Applied Domain-Driven Design in .NET

What is Domain Driven Design (DDD) really about? How might Command Query Responsibility Segregation (CQRS) help us to build better software? Far from being esoteric concepts, they can be harnessed by everyday developers to create long-lasting, flexible solutions.

DDD and CQRS are gaining in popularity because they attack genuine challenges in software development. This course balances explaining important underlying theory with both design- and code-focused exercises, giving participants both understanding and new practical development skills. 

Rather than teaching a framework, the course teaches a factoring and some ways to implement it, highlighting the key pitfalls to avoid along the way. During the course, a small application will gradually be built up from scratch. The course also includes coverage of testing, how to apply the insights from the course to existing systems and how to scale out a system developed using CQRS. Read more about CQRS and DDD on the CQRS FAQ


.NET developers 


A good working knowledge of the C# language, including classes, interfaces and generics
Basic knowledge of SQL
Some basic experience with NUnit is beneficial, but not essential

Course outline:

The Challenge of "Database Driven" Software Development

  • Types of complexity
  • Scaling and consistency
  • Testing
  • Integration


Introduction to Domain Driven Design

  • Domains and Domain Models
  • Ubiquitous Language
  • Exercise on building a domain model


Bounded Contexts

  • Why boundaries matter
  • Context Maps
  • Decomposition in the domain
  • Composition in the UI
  • Exercises on boundary hunting


Commands, Queries and Events

  • Normalization and denormalization
  • Write models and read models
  • Events as the write-side/read-side
  • link
  • Eventual consistency and its
  • consequences
  • Designing commands
  • Designing queries
  • Exercise on command and query design


Message Busses

  • Messages as decoupling
  • Publish/Subscribe
  • Send vs. Publish
  • Building a simple message bus
  • Exercise on message bus implementation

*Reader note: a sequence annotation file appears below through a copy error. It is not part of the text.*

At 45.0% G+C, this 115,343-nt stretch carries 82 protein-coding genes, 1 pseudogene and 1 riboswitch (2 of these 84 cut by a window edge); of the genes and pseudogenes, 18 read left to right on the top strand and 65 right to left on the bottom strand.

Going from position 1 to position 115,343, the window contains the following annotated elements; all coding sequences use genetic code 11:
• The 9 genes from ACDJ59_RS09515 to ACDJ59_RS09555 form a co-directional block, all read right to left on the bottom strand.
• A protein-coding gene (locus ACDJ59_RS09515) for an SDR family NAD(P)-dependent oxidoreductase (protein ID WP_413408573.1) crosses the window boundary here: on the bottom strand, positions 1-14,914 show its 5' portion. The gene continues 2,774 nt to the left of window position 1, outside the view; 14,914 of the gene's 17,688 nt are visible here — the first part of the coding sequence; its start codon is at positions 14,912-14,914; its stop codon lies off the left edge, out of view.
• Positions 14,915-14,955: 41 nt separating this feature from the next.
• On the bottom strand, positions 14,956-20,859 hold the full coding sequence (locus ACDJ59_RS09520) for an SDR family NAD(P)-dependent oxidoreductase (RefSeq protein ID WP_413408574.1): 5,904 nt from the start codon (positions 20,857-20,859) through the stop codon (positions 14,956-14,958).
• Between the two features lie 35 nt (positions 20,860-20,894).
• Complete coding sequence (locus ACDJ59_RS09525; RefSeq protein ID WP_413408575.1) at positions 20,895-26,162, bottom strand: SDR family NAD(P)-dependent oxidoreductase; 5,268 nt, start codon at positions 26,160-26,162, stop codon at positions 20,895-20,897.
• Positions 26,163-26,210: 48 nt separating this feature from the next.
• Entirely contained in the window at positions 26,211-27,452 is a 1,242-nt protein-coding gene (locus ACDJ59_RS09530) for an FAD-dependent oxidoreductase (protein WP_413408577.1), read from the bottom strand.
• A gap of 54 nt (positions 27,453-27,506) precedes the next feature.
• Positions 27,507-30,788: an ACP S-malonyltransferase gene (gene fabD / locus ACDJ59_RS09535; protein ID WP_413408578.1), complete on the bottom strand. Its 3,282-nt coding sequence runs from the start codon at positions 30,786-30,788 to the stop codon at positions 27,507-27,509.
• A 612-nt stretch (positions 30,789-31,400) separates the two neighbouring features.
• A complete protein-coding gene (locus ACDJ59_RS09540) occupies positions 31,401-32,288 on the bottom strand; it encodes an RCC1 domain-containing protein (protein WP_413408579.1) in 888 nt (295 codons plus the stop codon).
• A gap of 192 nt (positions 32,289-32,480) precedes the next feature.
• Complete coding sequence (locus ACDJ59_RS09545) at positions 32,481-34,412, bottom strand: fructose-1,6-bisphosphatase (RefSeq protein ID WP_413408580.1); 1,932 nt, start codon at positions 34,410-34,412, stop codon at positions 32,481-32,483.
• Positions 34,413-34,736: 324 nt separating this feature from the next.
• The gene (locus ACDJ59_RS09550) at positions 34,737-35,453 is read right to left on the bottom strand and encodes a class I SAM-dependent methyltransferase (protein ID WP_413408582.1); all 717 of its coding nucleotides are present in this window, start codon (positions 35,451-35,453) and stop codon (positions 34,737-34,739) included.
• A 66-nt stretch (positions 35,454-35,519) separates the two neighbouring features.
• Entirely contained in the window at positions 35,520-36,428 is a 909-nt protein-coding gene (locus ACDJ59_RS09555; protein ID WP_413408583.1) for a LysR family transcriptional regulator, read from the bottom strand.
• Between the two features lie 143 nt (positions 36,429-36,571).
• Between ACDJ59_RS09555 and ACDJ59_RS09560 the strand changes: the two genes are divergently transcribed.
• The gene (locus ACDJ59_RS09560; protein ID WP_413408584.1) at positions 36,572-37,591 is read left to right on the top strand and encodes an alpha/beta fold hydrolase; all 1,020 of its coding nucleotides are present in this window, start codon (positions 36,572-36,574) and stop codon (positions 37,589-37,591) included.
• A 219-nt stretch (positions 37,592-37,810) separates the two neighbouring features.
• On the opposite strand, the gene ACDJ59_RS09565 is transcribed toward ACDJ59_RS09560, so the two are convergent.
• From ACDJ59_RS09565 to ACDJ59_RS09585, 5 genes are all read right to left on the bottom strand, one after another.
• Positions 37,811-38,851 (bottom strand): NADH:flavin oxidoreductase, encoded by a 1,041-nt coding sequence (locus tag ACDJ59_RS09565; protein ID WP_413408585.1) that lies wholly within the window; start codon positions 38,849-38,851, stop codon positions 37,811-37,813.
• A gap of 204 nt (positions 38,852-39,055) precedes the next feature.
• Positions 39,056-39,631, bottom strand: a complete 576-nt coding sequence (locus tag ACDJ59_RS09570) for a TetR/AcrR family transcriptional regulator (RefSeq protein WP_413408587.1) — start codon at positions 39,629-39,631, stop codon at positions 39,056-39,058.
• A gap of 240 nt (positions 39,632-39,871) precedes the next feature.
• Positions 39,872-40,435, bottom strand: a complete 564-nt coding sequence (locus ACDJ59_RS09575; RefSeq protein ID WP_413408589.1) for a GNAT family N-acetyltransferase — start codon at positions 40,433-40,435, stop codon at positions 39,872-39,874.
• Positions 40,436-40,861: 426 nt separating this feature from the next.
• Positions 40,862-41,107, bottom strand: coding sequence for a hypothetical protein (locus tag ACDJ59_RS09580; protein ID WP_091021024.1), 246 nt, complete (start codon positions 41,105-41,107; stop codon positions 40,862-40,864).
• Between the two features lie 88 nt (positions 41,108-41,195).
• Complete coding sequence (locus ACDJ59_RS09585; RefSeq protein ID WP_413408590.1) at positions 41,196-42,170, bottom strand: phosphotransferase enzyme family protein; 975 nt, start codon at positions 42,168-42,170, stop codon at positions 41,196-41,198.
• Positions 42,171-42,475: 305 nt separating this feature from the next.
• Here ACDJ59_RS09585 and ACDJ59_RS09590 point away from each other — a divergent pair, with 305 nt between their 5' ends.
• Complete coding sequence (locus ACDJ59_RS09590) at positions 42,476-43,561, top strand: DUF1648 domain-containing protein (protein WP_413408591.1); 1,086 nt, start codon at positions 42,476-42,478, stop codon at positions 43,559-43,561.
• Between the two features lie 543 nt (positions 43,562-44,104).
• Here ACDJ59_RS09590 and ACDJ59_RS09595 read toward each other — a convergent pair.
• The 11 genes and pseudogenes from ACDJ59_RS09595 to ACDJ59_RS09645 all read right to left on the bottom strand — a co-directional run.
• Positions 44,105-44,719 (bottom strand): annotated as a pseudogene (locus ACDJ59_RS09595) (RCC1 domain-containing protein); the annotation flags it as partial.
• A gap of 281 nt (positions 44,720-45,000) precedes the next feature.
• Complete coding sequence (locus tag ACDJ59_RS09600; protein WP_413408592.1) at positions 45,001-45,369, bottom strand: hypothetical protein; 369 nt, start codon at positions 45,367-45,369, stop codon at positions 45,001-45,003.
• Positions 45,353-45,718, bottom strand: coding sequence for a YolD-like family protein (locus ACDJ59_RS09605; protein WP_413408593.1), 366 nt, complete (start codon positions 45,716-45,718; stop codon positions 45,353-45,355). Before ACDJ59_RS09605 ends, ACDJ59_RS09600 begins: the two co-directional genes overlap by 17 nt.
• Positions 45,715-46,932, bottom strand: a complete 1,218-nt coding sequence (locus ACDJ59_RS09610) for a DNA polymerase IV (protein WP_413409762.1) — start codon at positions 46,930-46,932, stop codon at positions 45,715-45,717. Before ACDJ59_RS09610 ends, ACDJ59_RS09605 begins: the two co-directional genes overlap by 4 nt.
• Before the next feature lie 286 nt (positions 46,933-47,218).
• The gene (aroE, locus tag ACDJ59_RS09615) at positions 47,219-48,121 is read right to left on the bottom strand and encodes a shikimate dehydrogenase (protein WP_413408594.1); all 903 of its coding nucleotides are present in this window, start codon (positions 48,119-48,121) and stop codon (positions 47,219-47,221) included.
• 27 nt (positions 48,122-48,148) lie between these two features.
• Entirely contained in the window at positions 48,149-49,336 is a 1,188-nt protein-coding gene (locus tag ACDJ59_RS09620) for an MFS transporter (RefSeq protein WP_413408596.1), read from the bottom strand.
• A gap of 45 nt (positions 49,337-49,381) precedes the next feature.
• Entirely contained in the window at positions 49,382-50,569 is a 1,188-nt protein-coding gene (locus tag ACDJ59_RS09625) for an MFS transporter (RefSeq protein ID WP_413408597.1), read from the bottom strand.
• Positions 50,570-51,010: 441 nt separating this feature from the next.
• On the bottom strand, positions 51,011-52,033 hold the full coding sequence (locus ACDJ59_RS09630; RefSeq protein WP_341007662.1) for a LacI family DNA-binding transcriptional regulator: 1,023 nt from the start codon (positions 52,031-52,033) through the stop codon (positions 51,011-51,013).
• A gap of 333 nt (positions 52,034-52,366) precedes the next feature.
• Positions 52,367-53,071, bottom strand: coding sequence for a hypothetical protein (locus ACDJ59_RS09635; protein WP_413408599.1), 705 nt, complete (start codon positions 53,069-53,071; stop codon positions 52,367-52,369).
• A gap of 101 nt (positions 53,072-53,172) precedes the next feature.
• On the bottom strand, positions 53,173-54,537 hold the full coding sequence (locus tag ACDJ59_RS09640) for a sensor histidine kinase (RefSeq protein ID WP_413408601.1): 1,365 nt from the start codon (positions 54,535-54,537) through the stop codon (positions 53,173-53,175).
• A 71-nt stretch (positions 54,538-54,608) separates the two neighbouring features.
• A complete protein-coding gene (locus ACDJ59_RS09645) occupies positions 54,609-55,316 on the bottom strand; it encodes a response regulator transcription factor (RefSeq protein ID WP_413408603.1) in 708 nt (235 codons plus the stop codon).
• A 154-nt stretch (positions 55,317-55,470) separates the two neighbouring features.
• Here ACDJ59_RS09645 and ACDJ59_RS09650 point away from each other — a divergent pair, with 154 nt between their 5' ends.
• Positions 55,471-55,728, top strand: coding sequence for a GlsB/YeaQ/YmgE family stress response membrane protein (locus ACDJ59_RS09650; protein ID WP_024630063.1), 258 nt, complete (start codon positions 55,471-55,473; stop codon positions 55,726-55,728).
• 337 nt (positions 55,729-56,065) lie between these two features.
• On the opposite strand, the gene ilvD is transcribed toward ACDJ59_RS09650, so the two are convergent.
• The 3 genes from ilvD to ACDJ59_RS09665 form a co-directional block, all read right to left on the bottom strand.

Write Side Architecture

  • Command handlers
  • State sourcing vs. event sourcing
  • Introduction to aggregates
  • Building up aggregates from past events
  • Transactional safety
  • Exercise on command handlers and aggregates

BDD Style Testing

  • Introduction to BDD
  • Commands, Events and BDD
  • Building a simple test framework
  • Exercise on BDD


Event Stores

  • Existing options
  • Building an event store on top of an RDBMS
  • Implementing a repository using an event store
  • Advantages of freeing aggregate representation from persistence
  • Optimizations using snapshots
  • Exercise on building an event store


Advanced Aggregate Design

  • Finding aggregate boundaries
  • Coping with relationships
  • Exercise on aggregate design


Building Read Sides

  • Overall approach
  • Relational DB read sides
  • NoSQL read sides
  • Other options
  • Re-building and introducing new read sides
  • Exercise on building read sides


  • What is a saga?
  • Different types of saga
  • Handling saga state
  • Building a simple saga framework
  • Exercise on sagas


Evolving a System

  • Refining domain models
  • Handling changes to commands
  • Event versioning
  • Handling event upgrade
  • Exercise on event upgrading


CQRS, DDD and Existing Codebases

  • Introducing bounded contexts to existing systems
  • Separating commands and queries
  • Migrating towards event sourcing


Scaling out

  • Using the read/write separation to scale
  • Scaling write sides by bounded context and by aggregate
  • Scaling within an aggregate
  • Message distribution and reliability
  • Message queues and ESBs


Other Opportunities

  • Parallel development and outsourcing
  • Recreating previous states for debugging

Other relevant courses

24. September
4 days
Classroom Virtual On Demand